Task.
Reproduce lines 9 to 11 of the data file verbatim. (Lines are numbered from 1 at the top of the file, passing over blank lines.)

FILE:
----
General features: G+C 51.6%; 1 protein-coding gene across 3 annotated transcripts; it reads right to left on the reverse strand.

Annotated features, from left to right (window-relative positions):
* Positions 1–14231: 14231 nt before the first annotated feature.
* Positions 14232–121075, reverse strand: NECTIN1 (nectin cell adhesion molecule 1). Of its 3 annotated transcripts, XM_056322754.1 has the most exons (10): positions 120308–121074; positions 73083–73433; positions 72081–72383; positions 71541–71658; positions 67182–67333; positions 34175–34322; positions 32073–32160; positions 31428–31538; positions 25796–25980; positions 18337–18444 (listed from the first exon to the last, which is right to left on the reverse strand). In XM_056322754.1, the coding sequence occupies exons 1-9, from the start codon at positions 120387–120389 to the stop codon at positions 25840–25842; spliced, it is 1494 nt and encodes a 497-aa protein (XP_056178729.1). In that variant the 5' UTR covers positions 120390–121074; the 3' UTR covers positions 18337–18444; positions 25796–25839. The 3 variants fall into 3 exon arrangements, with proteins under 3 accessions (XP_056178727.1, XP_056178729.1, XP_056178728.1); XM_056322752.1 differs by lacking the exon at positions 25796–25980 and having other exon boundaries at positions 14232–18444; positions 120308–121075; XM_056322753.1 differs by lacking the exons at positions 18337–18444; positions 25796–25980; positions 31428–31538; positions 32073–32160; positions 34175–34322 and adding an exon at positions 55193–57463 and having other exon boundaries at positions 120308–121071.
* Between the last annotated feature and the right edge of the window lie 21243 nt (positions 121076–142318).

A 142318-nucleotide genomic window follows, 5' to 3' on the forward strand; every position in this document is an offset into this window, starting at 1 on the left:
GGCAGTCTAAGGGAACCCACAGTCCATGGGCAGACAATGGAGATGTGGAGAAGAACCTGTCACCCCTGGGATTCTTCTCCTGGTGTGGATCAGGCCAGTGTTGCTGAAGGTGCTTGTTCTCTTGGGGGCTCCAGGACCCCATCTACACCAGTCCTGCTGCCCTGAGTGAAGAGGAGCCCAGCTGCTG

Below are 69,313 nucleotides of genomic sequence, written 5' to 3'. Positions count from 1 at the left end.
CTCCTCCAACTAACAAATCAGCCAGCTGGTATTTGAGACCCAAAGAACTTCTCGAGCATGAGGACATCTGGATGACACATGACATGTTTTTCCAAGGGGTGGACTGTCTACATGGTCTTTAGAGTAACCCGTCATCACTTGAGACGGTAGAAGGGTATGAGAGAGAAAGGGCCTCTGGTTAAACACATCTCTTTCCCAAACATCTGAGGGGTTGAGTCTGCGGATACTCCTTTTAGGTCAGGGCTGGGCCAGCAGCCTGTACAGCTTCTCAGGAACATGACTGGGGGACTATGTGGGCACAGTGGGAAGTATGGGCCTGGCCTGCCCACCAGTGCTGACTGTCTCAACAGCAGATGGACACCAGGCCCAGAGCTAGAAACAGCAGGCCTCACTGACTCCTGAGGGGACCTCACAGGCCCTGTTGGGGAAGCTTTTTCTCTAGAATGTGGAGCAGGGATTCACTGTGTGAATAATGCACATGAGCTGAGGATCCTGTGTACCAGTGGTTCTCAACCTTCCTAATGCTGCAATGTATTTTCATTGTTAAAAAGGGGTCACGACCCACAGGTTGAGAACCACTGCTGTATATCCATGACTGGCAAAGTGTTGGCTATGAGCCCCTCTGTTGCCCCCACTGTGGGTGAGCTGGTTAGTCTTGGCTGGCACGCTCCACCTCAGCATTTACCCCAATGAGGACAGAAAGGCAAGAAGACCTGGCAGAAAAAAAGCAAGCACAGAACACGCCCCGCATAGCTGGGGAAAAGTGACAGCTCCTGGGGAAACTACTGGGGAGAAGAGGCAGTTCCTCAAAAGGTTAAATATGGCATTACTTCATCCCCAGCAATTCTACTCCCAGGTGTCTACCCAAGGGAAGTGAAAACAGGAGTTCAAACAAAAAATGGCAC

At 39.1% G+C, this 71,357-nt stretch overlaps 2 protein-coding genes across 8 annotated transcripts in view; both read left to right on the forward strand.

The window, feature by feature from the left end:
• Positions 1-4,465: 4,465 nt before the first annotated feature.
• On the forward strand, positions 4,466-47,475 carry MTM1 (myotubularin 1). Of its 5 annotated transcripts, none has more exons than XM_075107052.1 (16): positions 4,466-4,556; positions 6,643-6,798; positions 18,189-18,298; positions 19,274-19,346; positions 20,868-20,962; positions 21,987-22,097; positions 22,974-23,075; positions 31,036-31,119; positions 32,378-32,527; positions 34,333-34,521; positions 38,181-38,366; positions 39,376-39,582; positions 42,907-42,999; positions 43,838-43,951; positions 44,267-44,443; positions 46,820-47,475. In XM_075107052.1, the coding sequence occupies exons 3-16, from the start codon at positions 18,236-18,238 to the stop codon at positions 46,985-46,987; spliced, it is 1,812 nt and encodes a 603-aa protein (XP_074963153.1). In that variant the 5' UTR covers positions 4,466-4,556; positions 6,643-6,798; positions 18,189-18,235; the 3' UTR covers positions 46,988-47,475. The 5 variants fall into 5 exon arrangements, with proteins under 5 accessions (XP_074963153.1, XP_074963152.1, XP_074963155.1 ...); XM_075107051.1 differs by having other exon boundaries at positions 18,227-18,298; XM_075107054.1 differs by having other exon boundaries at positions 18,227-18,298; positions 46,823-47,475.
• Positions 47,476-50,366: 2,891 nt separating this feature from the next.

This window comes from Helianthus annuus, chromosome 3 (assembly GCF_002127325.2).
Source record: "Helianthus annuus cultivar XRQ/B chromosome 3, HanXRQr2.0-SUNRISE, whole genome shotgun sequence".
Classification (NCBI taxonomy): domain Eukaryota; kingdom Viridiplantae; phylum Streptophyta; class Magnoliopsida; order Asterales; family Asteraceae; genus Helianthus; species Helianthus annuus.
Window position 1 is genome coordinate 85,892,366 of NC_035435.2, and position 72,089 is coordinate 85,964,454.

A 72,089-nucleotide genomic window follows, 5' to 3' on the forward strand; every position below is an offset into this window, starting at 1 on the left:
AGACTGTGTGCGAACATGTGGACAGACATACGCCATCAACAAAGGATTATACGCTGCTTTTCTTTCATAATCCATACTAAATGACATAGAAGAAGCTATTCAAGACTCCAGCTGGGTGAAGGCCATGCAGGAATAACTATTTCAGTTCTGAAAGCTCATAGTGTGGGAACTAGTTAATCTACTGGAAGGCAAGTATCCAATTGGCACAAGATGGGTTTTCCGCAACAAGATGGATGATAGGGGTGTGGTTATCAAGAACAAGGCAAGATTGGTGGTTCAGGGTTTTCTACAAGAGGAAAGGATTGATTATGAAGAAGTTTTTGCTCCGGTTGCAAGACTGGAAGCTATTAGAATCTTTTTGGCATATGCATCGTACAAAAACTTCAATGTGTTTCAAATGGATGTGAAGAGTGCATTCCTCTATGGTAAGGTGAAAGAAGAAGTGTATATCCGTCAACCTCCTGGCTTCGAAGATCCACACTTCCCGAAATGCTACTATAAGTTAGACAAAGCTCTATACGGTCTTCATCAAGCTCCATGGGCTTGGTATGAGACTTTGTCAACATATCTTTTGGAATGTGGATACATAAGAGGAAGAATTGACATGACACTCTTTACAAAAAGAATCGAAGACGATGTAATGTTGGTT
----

CTCCTCCAACTAACAAATCAGCCAGCTGGTATTTGAGACCCAAAGAACTTCTCGAGCATGAGGACATCTGGATGACACATGACATGTTTTTCCAAGGGGTGGACTGTCTACATGGTCTTTAGAGTAACCCGTCATCACTTGAGACGGTAGAAGGGTATGAGAGAGAAAGGGCCTCTGGTTAAACACATCTCTTTCCCAAACATCTGAGGGGTTGAGTCTGCGGATACTCCTTTTAGGTCAGGGCTGGGCCAGCAGCCTGTACAGCTTCTCAGGAACATGACTGGGGGACTATGTGGGCACAGTGGGAAGTATGGGCCTGGCCTGCCCACCAGTGCTGACTGTCTCAACAGCAGATGGACACCAGGCCCAGAGCTAGAAACAGCAGGCCTCACTGACTCCTGAGGGGACCTCACAGGCCCTGTTGGGGAAGCTTTTTCTCTAGAATGTGGAGCAGGGATTCACTGTGTGAATAATGCACATGAGCTGAGGATCCTGTGTACCAGTGGTTCTCAACCTTCCTAATGCTGCAATGTATTTTCATTGTTAAAAAGGGGTCACGACCCACAGGTTGAGAACCACTGCTGTATATCCATGACTGGCAAAGTGTTGGCTATGAGCCCCTCTGTTGCCCCCACTGTGGGTGAGCTGGTTAGTCTTGGCTGGCACGCTCCACCTCAGCATTTACCCCAATGAGGACAGAAAGGCAAGAAGACCTGGCAGAAAAAAAGCAAGCACAGAACACGCCCCGCATAGCTGGGGAAAAGTGACAGCTCCTGGGGAAACTACTGGGGAGAAGAGGCAGTTCCTCAAAAGGTTAAATATGGCATTACTTCATCCCCAGCAATTCTACTCCCAGGTGTCTACCCAAGGGAAGTGAAAACAGGAGTTCAAACAAAAAATGGCAC

At 39.1% G+C, this 71,357-nt stretch overlaps 2 protein-coding genes across 8 annotated transcripts in view; both read left to right on the forward strand.

The window, feature by feature from the left end: